Current Status of Robotics in Renal Transplantation

Dr Anup Kumar
Prof & HOD, Department of Urology and Renal Transplant ,
VMMC and Safdarjang Hospital,
New Delhi ,India

Traditional renal transplant is carried out via a large16-20 cm Gibson’s incision which results in significant pain, delayed convalescence and poor cosmesis. Rosales et al in 2010 reported the 1st case of laparoscopic renal transplant, which was followed by multiple series that demonstrated similar efficacy but faster convalescence and better cosmesis. With the advent of robotic platform and its associated advantages, description of robotic renal transplant was inevitable. The first report of robotic kidney transplant came from France where kidney was placed by an open incision and the anastomosis was made robotically. As the experience with the technique increased, totally robotic transplant was performed, both in trans-peritoneal space and in retro-peritoneal space. Placing the graft into the abdominal cavity made a subsequent biopsy difficult and also risked torsion. Thus, retro-operationalization of a trans-peritoneal graft, by raising the peritoneal flap and placing the graft behind it became the commoner technique.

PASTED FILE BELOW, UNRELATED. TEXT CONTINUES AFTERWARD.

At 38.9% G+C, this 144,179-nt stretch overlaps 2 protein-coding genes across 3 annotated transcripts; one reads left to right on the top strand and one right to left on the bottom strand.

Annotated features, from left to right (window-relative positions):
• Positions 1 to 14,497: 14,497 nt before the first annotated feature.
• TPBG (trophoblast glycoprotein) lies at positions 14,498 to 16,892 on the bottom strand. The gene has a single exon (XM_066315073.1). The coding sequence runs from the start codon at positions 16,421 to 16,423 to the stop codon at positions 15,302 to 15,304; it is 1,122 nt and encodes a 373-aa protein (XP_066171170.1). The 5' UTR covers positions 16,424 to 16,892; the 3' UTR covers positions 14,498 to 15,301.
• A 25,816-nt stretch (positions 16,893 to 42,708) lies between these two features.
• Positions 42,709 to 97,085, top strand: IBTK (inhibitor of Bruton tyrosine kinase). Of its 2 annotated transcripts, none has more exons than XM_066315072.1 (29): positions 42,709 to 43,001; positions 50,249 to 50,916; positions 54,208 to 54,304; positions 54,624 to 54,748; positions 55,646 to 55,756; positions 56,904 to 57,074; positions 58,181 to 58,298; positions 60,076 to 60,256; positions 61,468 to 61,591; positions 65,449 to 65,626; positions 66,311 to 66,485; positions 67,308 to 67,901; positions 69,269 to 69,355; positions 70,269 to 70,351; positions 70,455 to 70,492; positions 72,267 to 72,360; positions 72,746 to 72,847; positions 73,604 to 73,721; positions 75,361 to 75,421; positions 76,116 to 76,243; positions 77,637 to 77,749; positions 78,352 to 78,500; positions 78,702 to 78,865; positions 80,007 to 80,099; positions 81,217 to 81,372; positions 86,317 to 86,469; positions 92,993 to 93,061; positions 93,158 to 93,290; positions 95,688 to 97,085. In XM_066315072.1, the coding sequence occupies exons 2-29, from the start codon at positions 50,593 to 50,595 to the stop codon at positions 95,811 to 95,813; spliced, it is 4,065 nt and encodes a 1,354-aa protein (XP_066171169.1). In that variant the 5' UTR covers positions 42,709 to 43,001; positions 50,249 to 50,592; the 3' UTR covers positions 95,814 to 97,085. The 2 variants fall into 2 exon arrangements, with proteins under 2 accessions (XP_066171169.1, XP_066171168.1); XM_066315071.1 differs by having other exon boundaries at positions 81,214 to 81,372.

Also, it was hypothesized that increased warm ischemia time (WIT) may lead to delayed graft function which was noted in the minimal invasive approaches and thus the technique of regional hypothermia as described in Vattikutti-Medanta technique avoids prolong WIT. Another, benefit of robotic kidney transplant has been noted in obese patients, where high BMI may preclude open surgery and robotic surgery has been shown with acceptable outcomes. To conclude, robotic kidney transplant provides equivalent graft and patient outcomes with lower post operative pain, faster recovery and better cosmesis.This technique can decrease the morbidity of renal transplant recipients substantially with very good functional renal graft outcomes .